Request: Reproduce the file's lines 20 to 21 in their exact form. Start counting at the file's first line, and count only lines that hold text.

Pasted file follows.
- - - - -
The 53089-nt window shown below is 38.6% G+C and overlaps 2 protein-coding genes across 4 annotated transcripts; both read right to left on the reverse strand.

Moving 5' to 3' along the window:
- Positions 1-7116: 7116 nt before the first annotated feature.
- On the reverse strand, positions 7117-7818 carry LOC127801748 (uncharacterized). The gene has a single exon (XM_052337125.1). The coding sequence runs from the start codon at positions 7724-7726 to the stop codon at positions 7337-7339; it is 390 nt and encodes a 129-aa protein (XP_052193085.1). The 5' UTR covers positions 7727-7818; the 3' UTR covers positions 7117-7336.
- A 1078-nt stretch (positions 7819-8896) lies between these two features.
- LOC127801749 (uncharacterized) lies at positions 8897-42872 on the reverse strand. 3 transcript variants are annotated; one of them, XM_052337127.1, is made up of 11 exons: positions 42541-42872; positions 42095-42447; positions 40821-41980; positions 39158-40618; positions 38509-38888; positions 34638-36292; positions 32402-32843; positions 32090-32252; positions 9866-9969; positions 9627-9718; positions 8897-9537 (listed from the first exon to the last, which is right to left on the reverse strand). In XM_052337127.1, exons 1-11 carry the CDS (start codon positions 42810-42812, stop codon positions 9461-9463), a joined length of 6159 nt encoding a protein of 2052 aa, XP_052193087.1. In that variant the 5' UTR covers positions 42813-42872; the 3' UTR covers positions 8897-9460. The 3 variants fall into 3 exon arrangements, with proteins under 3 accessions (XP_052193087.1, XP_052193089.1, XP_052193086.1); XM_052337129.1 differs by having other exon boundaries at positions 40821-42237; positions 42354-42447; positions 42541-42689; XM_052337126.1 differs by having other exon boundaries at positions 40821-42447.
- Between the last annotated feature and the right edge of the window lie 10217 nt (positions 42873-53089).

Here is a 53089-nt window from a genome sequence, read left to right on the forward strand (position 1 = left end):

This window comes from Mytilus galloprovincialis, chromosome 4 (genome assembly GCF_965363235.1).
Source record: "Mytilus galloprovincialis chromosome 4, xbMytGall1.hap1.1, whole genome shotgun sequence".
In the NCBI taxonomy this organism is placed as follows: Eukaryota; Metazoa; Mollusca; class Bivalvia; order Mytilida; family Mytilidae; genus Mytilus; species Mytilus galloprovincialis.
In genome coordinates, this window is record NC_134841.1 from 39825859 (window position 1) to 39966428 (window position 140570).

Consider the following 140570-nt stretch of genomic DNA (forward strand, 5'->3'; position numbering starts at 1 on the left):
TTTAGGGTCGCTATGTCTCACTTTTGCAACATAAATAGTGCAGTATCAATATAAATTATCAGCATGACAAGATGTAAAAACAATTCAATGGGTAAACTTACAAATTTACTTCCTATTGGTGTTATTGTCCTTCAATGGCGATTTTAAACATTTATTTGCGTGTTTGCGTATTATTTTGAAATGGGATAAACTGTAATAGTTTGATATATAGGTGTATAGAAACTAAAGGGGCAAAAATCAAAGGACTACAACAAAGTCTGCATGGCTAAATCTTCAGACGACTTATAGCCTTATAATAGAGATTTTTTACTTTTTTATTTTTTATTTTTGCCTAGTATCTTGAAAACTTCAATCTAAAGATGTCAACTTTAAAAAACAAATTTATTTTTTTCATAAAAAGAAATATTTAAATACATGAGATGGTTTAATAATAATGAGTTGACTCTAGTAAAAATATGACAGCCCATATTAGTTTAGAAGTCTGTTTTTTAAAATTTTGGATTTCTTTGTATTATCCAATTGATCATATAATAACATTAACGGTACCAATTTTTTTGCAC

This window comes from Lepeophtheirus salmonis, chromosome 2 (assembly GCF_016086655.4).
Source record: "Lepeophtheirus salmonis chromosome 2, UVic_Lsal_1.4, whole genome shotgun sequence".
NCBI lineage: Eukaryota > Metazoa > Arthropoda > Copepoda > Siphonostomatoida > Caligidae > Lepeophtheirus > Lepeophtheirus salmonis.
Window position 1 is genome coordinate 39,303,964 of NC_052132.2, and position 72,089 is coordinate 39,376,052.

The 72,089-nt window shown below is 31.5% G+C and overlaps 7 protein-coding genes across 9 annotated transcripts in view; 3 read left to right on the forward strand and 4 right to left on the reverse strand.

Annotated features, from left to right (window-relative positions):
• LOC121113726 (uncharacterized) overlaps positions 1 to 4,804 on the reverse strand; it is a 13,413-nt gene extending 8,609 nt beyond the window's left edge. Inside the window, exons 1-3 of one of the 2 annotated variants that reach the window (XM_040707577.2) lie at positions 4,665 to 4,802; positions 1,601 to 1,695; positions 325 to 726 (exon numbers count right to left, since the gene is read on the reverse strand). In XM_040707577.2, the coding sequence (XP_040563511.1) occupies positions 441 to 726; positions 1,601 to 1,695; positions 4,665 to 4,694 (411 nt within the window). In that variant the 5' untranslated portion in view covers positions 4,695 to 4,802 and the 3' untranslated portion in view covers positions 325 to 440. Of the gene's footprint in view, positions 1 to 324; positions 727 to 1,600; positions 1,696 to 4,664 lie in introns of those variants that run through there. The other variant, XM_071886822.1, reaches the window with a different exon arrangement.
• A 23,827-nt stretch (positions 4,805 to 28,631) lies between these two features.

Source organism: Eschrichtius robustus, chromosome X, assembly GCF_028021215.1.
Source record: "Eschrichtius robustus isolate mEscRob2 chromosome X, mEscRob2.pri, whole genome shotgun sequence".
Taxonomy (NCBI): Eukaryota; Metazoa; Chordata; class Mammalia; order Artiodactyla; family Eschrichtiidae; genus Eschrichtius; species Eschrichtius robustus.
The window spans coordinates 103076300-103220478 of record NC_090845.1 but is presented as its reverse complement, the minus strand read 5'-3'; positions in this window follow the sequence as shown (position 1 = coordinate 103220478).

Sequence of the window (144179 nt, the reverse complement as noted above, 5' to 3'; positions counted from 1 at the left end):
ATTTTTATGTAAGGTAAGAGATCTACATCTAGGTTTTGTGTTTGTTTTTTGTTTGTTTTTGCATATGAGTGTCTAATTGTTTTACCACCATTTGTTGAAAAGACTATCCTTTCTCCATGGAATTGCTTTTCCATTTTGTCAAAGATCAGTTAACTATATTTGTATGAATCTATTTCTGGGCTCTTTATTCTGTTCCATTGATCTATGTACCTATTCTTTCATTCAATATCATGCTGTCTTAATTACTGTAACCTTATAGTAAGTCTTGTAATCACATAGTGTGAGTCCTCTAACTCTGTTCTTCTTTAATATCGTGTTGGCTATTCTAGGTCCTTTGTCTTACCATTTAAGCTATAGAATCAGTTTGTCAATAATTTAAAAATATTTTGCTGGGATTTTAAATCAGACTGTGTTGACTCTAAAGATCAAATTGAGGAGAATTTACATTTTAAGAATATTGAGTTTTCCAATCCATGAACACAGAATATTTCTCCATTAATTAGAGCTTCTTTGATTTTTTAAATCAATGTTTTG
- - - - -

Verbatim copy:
Annotated features, from left to right (window-relative positions):
• LOC121113726 (uncharacterized) overlaps positions 1 to 4,804 on the reverse strand; it is a 13,413-nt gene extending 8,609 nt beyond the window's left edge. Inside the window, exons 1-3 of one of the 2 annotated variants that reach the window (XM_040707577.2) lie at positions 4,665 to 4,802; positions 1,601 to 1,695; positions 325 to 726 (exon numbers count right to left, since the gene is read on the reverse strand). In XM_040707577.2, the coding sequence (XP_040563511.1) occupies positions 441 to 726; positions 1,601 to 1,695; positions 4,665 to 4,694 (411 nt within the window). In that variant the 5' untranslated portion in view covers positions 4,695 to 4,802 and the 3' untranslated portion in view covers positions 325 to 440. Of the gene's footprint in view, positions 1 to 324; positions 727 to 1,600; positions 1,696 to 4,664 lie in introns of those variants that run through there. The other variant, XM_071886822.1, reaches the window with a different exon arrangement.